The art style has an incredible amount of detail across nearly every scene. Oftentimes, action anime put the most care into animating brief, massive fight scenes and explosions. For a slice-of-life show without those moments, the animation quality is consistent across the entire series. There’s a subtle bit of light bordering every person, creating a slight separation between them and the background. Apart from softening scenes, this also serves to sort of pop characters out.

Shirase extends a wry smile.
Shirase smiles as she befriends Mari | Image: Crunchyroll

Expressions are incredibly important for this show. For Shirase, a slight, wry smile is an indication of trust despite her seriousness. A PLACE FURTHER THAN THE UNIVERSE lacks very much internal dialogue or conversations specifically about feelings between the girls. Instead, it opts for showing their rapidly increasing closeness through friendly expression and relaxed interactions.

In more active scenes, motions are beautifully crisp and upbeat. For example, minor details like the way someone’s clothing billow as they run are often repetitive motions. A PLACE FURTHER THAN THE UNIVERSE incorporates dynamic and changing motions when characters move. Prior to befriending Yuzuki, Shirase, Hinata, and Mari meet with an expedition party, but some women recognize Shirase and begin to chase them. Shirase implies that people generally push back at her wish to be involved with an expedition despite being so young, creating a sort of us-against-the-world mentality for the scene.

So, as the three dash through city streets, it’s like they’re literally running through a world that resists them. But nevertheless, they persist along this journey toward the southern tip of the world. They smile in exhilaration as they embark on experiences they had seldom imagined having in the past. It’s these sorts of active scenes that really make the show aesthetically pleasing and incredible to observe.

Fresh Realism

This is just one example of the many ways plans fall through. Because of how young this group is, most expedition parties would flat out reject them. Traversing Antarctica is physically tough, and seasoned explorers often die. The concerns of those who reject them are actually pretty valid. The next expedition, which Shirase has her eye on, is one of the first that will allow any civilians. The bar is already quite high, so it’s easy to understand why high school students might not be the best candidates. This brings a level of realism into the show. At a time like this, anime would completely ignore what are reasonable difficulties for a student to have. A PLACE FURTHER THAN THE UNIVERSE forces its characters to progressively solve problems, either via moments of maturity and careful planning or seeking help.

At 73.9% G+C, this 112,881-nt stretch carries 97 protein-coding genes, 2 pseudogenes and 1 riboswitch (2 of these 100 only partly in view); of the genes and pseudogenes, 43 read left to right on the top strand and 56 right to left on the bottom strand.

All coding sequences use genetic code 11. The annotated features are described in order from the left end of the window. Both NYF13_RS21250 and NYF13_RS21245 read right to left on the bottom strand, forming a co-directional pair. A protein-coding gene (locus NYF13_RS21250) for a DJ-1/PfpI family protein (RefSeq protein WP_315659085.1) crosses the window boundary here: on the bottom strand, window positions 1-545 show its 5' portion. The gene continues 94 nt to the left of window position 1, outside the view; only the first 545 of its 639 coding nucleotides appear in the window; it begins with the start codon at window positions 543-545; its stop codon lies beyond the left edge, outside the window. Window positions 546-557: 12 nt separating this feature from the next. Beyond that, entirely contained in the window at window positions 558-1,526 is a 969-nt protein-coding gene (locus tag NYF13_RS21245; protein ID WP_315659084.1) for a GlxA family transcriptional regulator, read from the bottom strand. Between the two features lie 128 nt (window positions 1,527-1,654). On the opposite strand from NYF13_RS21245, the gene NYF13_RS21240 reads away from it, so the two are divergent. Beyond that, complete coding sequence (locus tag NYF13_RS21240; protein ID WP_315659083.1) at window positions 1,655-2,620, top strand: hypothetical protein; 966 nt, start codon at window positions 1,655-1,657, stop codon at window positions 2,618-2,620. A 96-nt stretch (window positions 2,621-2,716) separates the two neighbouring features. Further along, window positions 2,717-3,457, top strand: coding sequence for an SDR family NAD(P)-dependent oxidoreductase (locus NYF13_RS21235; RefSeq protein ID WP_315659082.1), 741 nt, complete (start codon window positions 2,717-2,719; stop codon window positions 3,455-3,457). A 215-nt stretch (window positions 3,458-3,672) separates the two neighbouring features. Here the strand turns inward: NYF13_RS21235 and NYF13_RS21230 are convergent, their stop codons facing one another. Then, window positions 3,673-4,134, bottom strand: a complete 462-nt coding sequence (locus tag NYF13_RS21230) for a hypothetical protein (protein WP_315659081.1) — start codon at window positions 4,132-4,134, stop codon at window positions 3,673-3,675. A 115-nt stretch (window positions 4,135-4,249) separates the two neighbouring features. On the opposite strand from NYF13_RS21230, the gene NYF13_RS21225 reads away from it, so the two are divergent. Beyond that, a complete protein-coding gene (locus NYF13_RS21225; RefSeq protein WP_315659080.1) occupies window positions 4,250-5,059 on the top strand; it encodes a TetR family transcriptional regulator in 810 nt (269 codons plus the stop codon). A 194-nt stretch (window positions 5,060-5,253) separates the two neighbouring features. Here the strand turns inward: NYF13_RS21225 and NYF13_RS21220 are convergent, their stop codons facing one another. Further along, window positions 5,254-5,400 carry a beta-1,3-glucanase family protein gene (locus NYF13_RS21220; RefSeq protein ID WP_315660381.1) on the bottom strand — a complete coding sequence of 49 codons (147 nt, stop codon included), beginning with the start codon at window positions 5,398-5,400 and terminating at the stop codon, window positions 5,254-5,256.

Mari runs through the city, dodging the world and moving forward with a smile.
Mari runs through the city, dodging the world and moving forward with a smile | Image: Crunchyroll

While something like being told “you’re too young to go Antarctica” seems rather simple, it’s incredibly important to the show. The central theme is always trying something risky and embracing the unknown. As most people will remember, adolescence has plenty of moments where hearing you can’t do something is enough to destroy your resolve. People like Mari need to psych themselves out of constant, internal worry, but someone like Shirase has had to deal with being an outsider. Most people only saw Yuzuki as a celebrity they could snap selfies with. Nothing is ever simple, but this group finds reassurance and comfort in each other. Alone, all of them exist in cycles of nervousness, rejection, and powerlessness. But together, they break each other’s cycles and move forward as a unit.

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This remains one of, if not the, purest anime of 2018. It departs from the standard formulaic romances of most slice-of-life. Its characters break molds and have unique personalities impressively set with compelling backstories. Because lots of shows try to explore extremely complex plots, they oftentimes sacrifice a lot of realism. This is the component of slice-of-life that’s most important though. A PLACE FURTHER THAN THE UNIVERSE does extremely well in preserving this aspect of life’s struggles. In doing so, it makes every leg of this journey a micro-adventure that I can’t stop watching.

More importantly, the show is heartwarming in a super special way. Finding new friends and bonding is great on its own. But when, in as little as a week, those friends are sharing experiences like dashing through city streets with you, that bonding is even stronger. As we approach the inevitable seaward journey to Antarctica, the series is sure to get more serious. Once preparations for this journey are complete, everything will slowly become life and death. These girls have already grown to defeat youthful fear and uncertainty. The question that remains then is a simple one: will these girls overcome the perils and struggles waiting in Antarctica? You’ll have to watch and find out!

Featured image courtesy of Crunchyroll.